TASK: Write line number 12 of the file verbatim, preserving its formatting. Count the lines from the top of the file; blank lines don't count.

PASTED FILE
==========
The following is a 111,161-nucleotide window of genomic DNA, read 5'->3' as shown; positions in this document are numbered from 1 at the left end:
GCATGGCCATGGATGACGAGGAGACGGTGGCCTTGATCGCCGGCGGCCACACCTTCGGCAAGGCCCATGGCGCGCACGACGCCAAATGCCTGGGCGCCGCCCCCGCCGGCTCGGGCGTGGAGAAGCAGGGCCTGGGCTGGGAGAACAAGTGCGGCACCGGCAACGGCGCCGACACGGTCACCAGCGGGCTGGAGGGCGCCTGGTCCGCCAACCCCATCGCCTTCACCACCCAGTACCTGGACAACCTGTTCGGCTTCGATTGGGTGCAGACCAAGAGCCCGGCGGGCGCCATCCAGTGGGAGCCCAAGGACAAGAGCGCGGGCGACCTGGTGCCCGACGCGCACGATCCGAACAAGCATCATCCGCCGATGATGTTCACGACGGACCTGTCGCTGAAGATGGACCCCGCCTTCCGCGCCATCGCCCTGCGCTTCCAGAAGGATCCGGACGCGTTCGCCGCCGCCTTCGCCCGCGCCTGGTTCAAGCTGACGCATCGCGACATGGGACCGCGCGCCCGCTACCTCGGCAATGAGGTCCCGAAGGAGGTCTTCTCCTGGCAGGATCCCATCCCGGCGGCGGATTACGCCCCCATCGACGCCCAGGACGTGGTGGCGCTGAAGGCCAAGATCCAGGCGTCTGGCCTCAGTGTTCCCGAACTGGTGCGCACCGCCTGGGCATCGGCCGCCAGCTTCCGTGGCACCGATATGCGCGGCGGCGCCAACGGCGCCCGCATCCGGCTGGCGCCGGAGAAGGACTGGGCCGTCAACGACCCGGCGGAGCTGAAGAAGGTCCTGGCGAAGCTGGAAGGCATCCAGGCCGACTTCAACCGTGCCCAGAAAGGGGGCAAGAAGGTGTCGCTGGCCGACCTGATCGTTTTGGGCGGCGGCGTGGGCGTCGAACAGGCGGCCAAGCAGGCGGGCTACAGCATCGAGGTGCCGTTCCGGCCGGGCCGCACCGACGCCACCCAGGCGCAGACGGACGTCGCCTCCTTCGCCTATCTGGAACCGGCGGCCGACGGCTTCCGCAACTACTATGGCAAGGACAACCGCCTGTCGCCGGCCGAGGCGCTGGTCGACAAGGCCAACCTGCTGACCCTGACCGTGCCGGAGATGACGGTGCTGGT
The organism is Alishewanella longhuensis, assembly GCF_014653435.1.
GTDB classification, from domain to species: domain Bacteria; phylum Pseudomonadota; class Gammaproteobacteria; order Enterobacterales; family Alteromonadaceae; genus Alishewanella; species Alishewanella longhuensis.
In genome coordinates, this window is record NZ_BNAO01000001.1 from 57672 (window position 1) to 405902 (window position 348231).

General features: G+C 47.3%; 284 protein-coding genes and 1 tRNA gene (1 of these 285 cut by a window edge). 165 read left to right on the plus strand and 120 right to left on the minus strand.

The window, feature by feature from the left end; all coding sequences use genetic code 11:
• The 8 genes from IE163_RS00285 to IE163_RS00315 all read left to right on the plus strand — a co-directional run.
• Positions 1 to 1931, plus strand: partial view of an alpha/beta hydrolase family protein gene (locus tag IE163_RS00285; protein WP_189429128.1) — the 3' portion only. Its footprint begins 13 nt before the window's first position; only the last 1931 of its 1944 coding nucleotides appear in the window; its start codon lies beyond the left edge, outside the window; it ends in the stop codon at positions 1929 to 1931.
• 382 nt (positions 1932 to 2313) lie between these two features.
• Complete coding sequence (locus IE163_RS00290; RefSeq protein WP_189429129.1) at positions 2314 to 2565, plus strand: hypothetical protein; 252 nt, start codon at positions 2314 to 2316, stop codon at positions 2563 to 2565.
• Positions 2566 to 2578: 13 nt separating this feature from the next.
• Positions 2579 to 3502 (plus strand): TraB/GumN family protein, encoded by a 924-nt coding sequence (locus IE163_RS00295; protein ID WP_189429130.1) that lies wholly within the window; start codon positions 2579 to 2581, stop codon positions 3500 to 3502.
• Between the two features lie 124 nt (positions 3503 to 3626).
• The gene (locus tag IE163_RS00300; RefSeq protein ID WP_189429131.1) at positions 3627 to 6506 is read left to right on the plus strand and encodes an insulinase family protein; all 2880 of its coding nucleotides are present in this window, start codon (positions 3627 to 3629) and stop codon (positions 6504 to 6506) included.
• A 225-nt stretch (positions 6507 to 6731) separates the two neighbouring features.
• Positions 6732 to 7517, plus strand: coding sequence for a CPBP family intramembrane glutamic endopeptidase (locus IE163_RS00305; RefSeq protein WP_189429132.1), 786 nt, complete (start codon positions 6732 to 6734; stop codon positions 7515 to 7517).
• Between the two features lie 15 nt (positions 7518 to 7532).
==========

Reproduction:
• Positions 2566 to 2578: 13 nt separating this feature from the next.